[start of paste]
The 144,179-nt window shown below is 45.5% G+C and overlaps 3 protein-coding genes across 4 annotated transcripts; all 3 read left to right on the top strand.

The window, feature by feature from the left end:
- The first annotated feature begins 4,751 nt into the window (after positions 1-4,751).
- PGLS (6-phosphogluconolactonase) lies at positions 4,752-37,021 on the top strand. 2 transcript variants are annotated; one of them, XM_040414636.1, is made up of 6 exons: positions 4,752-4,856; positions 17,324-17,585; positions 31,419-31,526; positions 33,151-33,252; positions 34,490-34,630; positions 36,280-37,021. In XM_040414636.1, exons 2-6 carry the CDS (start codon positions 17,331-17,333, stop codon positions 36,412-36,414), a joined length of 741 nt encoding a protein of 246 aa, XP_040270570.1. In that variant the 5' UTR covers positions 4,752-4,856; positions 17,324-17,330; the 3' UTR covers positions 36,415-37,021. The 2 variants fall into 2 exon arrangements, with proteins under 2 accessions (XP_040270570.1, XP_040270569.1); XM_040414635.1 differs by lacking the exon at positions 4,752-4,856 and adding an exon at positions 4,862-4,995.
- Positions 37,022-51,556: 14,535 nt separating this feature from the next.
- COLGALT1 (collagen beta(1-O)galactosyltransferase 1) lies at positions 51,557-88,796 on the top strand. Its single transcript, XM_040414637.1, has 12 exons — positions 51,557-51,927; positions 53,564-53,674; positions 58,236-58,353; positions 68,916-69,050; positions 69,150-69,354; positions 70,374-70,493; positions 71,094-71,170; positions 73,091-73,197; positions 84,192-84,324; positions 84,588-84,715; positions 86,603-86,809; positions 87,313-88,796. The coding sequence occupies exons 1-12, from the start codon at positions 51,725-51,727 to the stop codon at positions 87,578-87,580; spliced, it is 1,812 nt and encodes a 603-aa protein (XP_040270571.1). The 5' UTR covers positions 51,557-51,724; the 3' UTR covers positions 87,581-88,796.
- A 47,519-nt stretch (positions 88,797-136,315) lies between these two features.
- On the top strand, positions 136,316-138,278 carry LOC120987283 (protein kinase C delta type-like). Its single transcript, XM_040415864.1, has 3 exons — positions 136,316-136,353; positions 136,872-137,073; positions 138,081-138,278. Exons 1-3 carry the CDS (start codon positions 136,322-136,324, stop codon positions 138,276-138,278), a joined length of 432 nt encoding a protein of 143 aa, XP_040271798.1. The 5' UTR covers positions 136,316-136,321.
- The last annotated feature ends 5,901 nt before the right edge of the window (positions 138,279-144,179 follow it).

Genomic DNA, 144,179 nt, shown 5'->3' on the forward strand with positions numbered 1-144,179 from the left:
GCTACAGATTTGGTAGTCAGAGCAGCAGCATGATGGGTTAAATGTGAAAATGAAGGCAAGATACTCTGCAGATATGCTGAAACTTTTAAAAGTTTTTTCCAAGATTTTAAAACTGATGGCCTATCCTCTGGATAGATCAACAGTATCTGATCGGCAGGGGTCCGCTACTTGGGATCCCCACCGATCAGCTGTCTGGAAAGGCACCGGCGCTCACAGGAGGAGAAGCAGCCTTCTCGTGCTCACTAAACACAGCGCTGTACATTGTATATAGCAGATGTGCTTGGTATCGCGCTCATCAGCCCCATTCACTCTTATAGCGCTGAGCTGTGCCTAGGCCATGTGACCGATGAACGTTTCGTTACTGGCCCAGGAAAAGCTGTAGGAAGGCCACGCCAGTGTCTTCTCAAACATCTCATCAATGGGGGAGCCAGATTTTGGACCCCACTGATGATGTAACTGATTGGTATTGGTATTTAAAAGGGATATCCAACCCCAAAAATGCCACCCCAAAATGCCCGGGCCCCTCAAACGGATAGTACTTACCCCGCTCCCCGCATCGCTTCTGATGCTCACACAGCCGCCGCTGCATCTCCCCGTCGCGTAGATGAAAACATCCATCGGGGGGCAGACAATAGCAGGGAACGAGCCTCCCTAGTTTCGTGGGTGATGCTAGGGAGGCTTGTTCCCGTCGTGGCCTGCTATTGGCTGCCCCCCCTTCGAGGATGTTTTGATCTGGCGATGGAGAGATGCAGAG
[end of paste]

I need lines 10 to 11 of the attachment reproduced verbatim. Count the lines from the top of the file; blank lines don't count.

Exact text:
Genomic DNA, 144,179 nt, shown 5'->3' on the forward strand with positions numbered 1-144,179 from the left:
GCTACAGATTTGGTAGTCAGAGCAGCAGCATGATGGGTTAAATGTGAAAATGAAGGCAAGATACTCTGCAGATATGCTGAAACTTTTAAAAGTTTTTTCCAAGATTTTAAAACTGATGGCCTATCCTCTGGATAGATCAACAGTATCTGATCGGCAGGGGTCCGCTACTTGGGATCCCCACCGATCAGCTGTCTGGAAAGGCACCGGCGCTCACAGGAGGAGAAGCAGCCTTCTCGTGCTCACTAAACACAGCGCTGTACATTGTATATAGCAGATGTGCTTGGTATCGCGCTCATCAGCCCCATTCACTCTTATAGCGCTGAGCTGTGCCTAGGCCATGTGACCGATGAACGTTTCGTTACTGGCCCAGGAAAAGCTGTAGGAAGGCCACGCCAGTGTCTTCTCAAACATCTCATCAATGGGGGAGCCAGATTTTGGACCCCACTGATGATGTAACTGATTGGTATTGGTATTTAAAAGGGATATCCAACCCCAAAAATGCCACCCCAAAATGCCCGGGCCCCTCAAACGGATAGTACTTACCCCGCTCCCCGCATCGCTTCTGATGCTCACACAGCCGCCGCTGCATCTCCCCGTCGCGTAGATGAAAACATCCATCGGGGGGCAGACAATAGCAGGGAACGAGCCTCCCTAGTTTCGTGGGTGATGCTAGGGAGGCTTGTTCCCGTCGTGGCCTGCTATTGGCTGCCCCCCCTTCGAGGATGTTTTGATCTGGCGATGGAGAGATGCAGAG